Know When to Trust Your Dog to COME

The hardest part of COME is knowing when you can trust your dog—you should feel it. It's never a smooth road in the beginning; some days you will get a quick and happy response, others will feel more like your first day of training. Just remember that frustration is a sign of weakness and you'll lose your dog's respect. When you're first testing your level of control, bring your dog to an enclosed area. Be calm and relaxed, and don't be afraid to back track to an early phase of training. If you're at all unsure, use the long line exercise described on page 99.

When letting your dog romp off-leash for the first time, you're nerves will be the hardest thing to control. Before you begin:

• Place treats in your pocket or snack pack, and bring a clicker if you're using one in your dog's training.

• Bring several of your dog's favorite toys, such as Frisbees or balls.

• Bring your long line just in case your dog is not cooperative.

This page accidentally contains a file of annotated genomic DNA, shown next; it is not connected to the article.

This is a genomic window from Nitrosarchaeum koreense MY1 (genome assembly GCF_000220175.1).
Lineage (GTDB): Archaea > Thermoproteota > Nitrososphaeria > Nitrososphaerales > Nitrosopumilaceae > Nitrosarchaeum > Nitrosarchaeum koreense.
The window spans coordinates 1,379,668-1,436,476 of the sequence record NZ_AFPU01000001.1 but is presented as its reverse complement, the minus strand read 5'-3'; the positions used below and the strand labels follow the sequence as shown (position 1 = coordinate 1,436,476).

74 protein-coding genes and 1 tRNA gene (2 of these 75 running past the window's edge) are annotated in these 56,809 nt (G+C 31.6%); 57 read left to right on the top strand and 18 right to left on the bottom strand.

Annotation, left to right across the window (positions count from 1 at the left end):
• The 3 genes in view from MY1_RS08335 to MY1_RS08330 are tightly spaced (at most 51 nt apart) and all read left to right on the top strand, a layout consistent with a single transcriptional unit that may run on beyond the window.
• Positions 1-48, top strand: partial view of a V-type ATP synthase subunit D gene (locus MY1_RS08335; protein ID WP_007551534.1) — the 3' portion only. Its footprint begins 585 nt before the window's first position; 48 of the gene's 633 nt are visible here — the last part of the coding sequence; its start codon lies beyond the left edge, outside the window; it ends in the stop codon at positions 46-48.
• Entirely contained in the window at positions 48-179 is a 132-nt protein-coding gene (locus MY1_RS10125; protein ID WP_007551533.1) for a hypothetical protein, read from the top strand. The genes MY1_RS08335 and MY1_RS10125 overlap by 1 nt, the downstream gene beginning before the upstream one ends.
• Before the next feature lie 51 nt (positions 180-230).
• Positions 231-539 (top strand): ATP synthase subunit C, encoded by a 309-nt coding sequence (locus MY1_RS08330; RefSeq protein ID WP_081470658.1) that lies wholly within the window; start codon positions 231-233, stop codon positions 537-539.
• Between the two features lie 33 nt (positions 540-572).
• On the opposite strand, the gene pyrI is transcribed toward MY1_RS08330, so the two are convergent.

• Walk your dog or exercise him with another dog to take the edge off his excitability.

• Read over the sections on the off-leash COME.

• Relax. The more confident you seem, the more your dog will want to stay around you.

My dog comes well but often runs right by, crashes into me, or plays keep away. What should I do?

Mr. Funny. You need to work on the reconnection exercises on page 98 to teach him that the COME command means that you're together: the equivalent of a human huddle, with the team coming together to establish a sense of unity.

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